Nineteen per cent of the subcatchment supports native vegetation (Seddon et al. 2002). Most of the intact remnant vegetation occurs on the less fertile and steeper terrain. Remnant vegetation on the relatively fertile, lower slopes and flats occurs predominantly as small, discrete, narrow linear strips and isolated scattered trees. Seddon et al. (2002) identified six broad vegetation communities: (i) ridge communities dominated by several species including Black Cypress Pine (Callitris endlicheri), Mugga Ironbark (Eucalyptus sideroxylon) and Tumbledown Gum (Eucalyptus dealbata); (ii) woodland dominated by Grey Box (Eucalyptus microcarpa) and White Cypress Pine (Callitris glaucophylla); (iii) woodland dominated by Fuzzy Box (Eucalyptus conica); (iv) woodland dominated by Yellow Box (Eucalyptus melliodora) and Blakely's Red Gum (Eucalyptus blakelyi); (v) forest dominated by River Red Gum (Eucalyptus camaldulensis); and (vi) woodland dominated by White Box (Eucalyptus albens).

Development of a simple vegetation condition score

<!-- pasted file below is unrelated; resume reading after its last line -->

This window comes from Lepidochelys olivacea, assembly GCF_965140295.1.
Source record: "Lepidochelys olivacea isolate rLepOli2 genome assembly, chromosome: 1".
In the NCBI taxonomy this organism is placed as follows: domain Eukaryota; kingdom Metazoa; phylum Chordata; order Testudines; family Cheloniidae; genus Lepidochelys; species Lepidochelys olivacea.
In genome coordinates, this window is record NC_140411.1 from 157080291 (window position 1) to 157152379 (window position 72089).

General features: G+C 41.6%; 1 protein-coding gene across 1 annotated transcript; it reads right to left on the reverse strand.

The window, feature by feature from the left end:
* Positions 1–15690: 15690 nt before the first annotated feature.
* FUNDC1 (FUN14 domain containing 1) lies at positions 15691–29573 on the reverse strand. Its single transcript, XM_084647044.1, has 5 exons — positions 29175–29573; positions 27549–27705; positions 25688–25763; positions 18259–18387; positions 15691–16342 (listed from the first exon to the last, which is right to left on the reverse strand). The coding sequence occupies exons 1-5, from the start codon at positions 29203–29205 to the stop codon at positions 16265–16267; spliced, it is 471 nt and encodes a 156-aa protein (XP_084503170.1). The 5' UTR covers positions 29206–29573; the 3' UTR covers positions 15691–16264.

We calculated a vegetation condition score at 239 × 0.1 ha (50 m × 20 m) plots across the study area. These plot data were collected for a project principally designed to map vegetation communities (Seddon et al. 2002). Nine plots were selected randomly within each of 27 strata defined by mean annual rainfall, mean annual temperature and great soil group, but sampling was restricted to the three largest patches of native vegetation within each stratum (Seddon et al. 2002). The condition score was derived from seven variables measured on each plot that principally represent vegetation structure (canopy cover, woody cover < 4 m, non-woody ground vegetation cover (< 0.5 m), number of hollow-bearing trees, mature trees (stems > 60 cm d.b.h.)) and some aspects of function including tree dieback, tree regeneration (stems < 10 cm d.b.h.). We calculated the condition score for each plot using an approach similar to the method described by Parkes et al. (2003), that is (i) assigning a score from 0 to 3 to the value recorded for each variable on each plot; (ii) summing these scores across all variables for each plot; and (iii) scaling the summed values within a possible range from 0 to 10. The score from 0 to 3 for each variable was calculated by comparing the measured value for each variable with benchmarks derived from an independent dataset of 405 plots in comparable vegetation types, but restricted to sites in relatively unmodified condition (P. Gibbons pers. comm., 2003). We were confined to using variables that were collected consistently in the two datasets, so some indicators that would otherwise be useful (e.g. native plant species richness, weed cover) were not included in our condition score. The measured value for each variable on a plot was scored from 0 to 3 as follows: (i) if the value for that variable lay within the 95% confidence interval of the mean benchmark then it was given three points; (ii) if the value of that variable was either > 50% of the lower 95% confidence interval, or < 150% of the upper 95% confidence interval of the benchmark then that variable was given two points; (iii) if the value of that variable was either < 50% of the lower 95% confidence interval, or > 150% of the upper 95% confidence interval for the benchmark then that variable was given one point; and (iv) zero points were allocated if the value for that variable was zero, unless zero either fell within the 95% confidence interval of the benchmark.